On 8 June, the Greater Cambridge Partnership (GCP) Joint Assembly began to consider what to do next after the publication of the findings of the Making Connections consultation (including a Sustainable Travel Zone for Cambridge). You can watch a recording of the meeting on the GCP’s YouTube channel (coverage starts at 2:06), read the agenda pack for the meeting and read the GCP’s press release about the meeting. You can also read our blog on the findings of the Making Connections report.
Joint Assembly hears six public questions from the Cambridgeshire Sustainable Travel Alliance and member organisations
The Cambridgeshire Sustainable Travel Alliance (CSTA) and its member organisations asked six public questions at the meeting, which were heard before the debate on the Making Connections proposals started. You can read the full text of all the public questions here.
The CSTA’s own question raised the issue of the precarious and short-term nature of central government funding for sustainable transport and asked the Joint Assembly whether they have a duty to work together to find a reliable funding source for sustainable transport that is under local control.
Cambridge Living Streets highlighted that walking, the most used active travel mode, is a key economic activity and questioned why it therefore received so little investment.
Cambridge Area Bus Users called attention to the fact that convenient, affordable bus journeys depend on two things: local control of bus services and sustainable, long-term funding, that is also under local control.
Camcycle brought up that people in Cambridgeshire need better walking, cycling and wheeling infrastructure now, as well as the guarantee of a scheme that will prioritise sustainable transport for the future, asking for ring fenced funding for active travel, as well as earlier completion of new schemes.
Cambridgeshire Parents for the Sustainable Travel Zone raised the issue that low-income groups disproportionately bear the serious harms of the status quo in terms of air and noise pollution, and congested, unsafe roads, while contributing less to these problems due to lower rates of car ownership.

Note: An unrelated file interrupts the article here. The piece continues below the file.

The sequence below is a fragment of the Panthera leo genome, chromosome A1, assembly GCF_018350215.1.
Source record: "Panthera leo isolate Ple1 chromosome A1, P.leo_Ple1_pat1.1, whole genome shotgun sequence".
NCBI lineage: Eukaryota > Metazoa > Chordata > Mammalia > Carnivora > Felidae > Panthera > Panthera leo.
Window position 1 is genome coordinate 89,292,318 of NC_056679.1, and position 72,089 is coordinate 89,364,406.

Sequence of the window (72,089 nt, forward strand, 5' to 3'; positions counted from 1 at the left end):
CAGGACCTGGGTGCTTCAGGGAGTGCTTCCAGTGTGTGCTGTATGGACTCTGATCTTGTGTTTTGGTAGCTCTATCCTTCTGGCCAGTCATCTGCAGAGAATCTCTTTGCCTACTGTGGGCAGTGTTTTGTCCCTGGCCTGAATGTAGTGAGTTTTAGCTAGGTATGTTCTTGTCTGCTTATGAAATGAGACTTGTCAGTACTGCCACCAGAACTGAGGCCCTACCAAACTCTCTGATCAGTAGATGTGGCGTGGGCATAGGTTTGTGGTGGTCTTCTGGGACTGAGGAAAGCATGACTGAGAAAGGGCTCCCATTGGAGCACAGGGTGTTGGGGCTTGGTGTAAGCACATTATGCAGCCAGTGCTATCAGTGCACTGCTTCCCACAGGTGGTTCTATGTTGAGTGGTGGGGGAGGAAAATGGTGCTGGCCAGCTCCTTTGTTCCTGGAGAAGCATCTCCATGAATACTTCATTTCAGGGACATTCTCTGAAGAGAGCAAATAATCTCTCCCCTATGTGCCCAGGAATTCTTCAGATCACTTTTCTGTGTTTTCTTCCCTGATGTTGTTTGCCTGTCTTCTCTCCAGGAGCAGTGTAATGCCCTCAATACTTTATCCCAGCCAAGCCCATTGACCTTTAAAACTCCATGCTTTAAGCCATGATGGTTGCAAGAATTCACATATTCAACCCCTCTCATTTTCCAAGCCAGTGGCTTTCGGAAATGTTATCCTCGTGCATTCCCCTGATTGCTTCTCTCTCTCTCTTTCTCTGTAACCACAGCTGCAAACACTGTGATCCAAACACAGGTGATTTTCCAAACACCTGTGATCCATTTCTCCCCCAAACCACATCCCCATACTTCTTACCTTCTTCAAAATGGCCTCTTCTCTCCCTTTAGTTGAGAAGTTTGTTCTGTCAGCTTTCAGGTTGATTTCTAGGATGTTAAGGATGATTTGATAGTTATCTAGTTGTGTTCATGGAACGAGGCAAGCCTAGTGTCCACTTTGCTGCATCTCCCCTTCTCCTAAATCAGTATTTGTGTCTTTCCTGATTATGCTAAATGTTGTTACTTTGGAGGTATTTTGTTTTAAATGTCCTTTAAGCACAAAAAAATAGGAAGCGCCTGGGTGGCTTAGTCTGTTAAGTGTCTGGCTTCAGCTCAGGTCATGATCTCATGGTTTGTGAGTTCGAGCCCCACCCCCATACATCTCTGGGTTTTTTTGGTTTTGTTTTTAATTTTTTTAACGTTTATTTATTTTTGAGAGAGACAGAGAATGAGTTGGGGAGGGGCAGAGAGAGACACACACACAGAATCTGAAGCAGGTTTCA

Finally, East Cambs Climate Action Network received a written response to their question that highlighted public support for better buses and better cycling infrastructure and asked what would happen next with the Making Connections proposals.
What did the Assembly members debate during the meeting?
The conversation was wide-ranging, with time spent discussing the themes and concerns around the STZ that featured prominently in the consultation findings.
A short-list of options for altering the Making Connections scheme to address public and stakeholder concerns was included in the agenda pack for the Joint Assembly meeting (pp 98-104). There are a very large number of different ways in which the original proposal could be altered in response to the consultation findings. Broadly speaking, revisions can be categorised as changes to the scheme’s core parameters, or changes to the scheme rules.
During the meeting, the Joint Assembly members debated the merits and demerits of these different options, with particular focus on impacts on equality and reducing congestion.
The impacts of the Making Connections proposals (and also the impacts of the status quo) on disadvantaged groups, including those with lower incomes and women came up frequently, as did the implications for businesses of all types (with SMEs and those that use or require deliveries from HGVs at the forefront). The need to build public trust in the GCP and the importance of assisting people with behaviour change were also mentioned on multiple occasions. Other topics that came up included the problem of forced car ownership in low income households, the potential for more deliveries to be made by cargo bike and the idea of extra shuttle buses e.g. from Milton park&ride to North Cambridge Station or between shopping centres.
The Cambridge Evening News has published an article summarising the meeting here.
What are the next steps for the Sustainable Travel Zone proposals?
Members did not appear to decide to rule out any options for altering the Making Connections proposals and ran out of time to come to a consensus on a recommendation to the GCP Executive Board of the way forward.
It was agreed that an additional special meeting will be held on 26 June of the Joint Assembly together with the Executive Board to continue the discussion, by which date members hope to have additional technical information from the GCP. The core challenge is that any changes to the STZ proposal will affect the ability to deliver the improvements to buses, walking and cycling.
At that 26 June meeting, the discussion will focus on the potential impacts of different adaptations to the Making Connections proposals. The Joint Assembly will consider:
- the extent to which adaptations address consultation feedback
- effects on overall scheme objectives (e.g. traffic reduction)
- operational complexity and enforceability
- costs and revenues
- equalities, social and distributional impacts